The enterprise is ready for Android-based devices, but is the OS secure enough?
While Windows CE and Windows Embedded Handheld hold the lion’s share of the rugged enterprise mobile computing market, Android is making inroads. A number of vendors now offer rugged Android tablets and phones, and even consumer-grade Android smartphones have been deployed for field sales and service applications.
But is Android ready for the enterprise, especially when it comes to security? According to the companies that Field Technologies contacted for this feature, the answer is yes. “With broad recognition that legacy embedded Windows [operating systems] were approaching their end of life, our Android sales volume grew more than 400 percent between 2013-2014, and it shows no sign of slowing down,” says Michael Petersen, director of enterprise mobile computing global product marketing at Zebra Technologies. “By the end of this year, Zebra expects roughly half of our rugged knowledge-worker products to be sold with an Android operating system, and a large percentage of our traditional line-worker products will also be on Android.”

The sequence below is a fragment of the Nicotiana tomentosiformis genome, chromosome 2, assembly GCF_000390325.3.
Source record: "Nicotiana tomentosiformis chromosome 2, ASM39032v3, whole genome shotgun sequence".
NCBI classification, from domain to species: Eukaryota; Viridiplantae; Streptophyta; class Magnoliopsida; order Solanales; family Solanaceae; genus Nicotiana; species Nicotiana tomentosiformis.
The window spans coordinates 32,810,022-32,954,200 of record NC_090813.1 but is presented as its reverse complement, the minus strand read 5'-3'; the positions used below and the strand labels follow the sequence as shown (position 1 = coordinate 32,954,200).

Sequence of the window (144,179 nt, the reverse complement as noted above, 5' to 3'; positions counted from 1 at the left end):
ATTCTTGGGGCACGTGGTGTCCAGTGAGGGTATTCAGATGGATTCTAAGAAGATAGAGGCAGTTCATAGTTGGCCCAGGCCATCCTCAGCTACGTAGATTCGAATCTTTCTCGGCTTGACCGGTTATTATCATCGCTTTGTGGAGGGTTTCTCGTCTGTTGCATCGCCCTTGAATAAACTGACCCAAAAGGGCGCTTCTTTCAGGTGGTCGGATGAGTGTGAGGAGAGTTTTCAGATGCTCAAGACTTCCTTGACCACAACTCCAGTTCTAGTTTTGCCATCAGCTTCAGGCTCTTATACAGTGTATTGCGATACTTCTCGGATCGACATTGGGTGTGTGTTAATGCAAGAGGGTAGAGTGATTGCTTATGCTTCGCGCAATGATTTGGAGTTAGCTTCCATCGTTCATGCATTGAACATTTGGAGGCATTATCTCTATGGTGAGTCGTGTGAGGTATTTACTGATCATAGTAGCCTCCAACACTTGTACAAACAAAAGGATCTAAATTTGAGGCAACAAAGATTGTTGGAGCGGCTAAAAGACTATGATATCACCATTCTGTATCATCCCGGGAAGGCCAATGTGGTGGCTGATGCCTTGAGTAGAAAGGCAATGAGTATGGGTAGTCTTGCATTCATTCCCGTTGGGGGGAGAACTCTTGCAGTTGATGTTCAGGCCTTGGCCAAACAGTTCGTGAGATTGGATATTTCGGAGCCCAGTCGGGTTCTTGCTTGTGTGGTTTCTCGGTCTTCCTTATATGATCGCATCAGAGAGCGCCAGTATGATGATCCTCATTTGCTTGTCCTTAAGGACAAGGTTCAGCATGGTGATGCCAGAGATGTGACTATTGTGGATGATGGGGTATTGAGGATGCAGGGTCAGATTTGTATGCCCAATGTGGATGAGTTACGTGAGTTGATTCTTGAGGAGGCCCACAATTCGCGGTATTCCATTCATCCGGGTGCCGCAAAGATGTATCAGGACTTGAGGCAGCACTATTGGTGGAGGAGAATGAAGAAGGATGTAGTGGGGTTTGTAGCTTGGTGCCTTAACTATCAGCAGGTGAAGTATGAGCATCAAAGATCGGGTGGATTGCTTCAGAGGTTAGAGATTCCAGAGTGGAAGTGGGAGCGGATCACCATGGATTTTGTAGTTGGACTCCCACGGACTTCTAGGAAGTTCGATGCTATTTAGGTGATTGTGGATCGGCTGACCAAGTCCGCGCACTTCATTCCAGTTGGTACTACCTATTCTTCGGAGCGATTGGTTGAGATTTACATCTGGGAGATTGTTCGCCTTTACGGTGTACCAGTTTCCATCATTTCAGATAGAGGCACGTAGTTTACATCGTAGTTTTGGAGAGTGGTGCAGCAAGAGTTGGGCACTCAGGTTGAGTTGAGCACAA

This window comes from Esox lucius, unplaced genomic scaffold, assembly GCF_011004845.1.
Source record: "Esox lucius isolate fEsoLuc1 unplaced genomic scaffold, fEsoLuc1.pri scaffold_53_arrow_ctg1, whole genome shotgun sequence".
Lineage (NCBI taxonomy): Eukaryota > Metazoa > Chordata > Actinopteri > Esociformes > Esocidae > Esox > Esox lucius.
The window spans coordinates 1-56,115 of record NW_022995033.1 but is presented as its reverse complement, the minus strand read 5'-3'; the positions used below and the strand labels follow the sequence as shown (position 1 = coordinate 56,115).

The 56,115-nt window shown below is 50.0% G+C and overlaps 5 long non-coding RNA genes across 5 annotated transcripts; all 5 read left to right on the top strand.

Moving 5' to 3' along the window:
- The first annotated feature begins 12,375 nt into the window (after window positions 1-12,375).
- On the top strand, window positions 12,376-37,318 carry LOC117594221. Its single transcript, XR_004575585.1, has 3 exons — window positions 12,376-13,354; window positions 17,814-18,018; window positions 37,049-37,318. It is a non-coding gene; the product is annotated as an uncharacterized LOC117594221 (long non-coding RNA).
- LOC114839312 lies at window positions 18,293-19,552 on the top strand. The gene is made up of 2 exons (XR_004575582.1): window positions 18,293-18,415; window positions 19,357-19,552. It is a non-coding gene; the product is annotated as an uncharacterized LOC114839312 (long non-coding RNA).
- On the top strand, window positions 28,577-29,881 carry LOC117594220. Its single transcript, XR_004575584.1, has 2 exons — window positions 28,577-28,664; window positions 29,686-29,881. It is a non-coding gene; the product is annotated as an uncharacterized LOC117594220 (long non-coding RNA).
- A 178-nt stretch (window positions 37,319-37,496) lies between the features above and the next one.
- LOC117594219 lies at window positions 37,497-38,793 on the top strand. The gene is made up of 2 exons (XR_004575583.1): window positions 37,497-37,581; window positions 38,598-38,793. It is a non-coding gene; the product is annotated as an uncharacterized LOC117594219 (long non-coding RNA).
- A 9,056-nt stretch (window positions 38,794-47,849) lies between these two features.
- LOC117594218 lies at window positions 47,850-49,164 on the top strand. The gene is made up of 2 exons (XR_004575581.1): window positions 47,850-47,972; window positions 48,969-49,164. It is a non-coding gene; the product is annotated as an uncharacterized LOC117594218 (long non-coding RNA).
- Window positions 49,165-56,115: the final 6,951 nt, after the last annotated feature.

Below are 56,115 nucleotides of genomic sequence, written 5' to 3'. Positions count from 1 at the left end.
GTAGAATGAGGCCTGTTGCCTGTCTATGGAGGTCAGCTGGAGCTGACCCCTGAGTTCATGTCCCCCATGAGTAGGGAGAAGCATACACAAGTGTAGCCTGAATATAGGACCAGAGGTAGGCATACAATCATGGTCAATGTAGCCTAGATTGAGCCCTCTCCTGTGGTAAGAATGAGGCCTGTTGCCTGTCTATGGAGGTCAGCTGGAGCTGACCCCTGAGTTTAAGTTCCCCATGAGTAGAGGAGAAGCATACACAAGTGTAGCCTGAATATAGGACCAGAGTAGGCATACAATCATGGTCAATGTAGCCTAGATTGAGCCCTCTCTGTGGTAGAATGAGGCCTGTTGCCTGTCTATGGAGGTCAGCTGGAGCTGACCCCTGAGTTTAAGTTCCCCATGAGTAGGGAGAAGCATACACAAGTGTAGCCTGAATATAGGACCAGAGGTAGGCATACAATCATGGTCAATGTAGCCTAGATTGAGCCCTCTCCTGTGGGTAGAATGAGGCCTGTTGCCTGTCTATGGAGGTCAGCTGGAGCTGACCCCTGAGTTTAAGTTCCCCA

As the OS has improved, enterprise users have matured in their thinking and acknowledgement that Android can be enterprise-ready with the support of specific extensions for improved security, scanning, and Wi-Fi performance. That advancement has been helped as Android’s share of the smartphone market topped 80 percent. The input of millions of end users has helped improve the platform, while the development of new enterprise applications has opened up new markets.
“There is both scale and collaborative development, and as a result, Android has become a very good user-focused operating system,” Petersen says.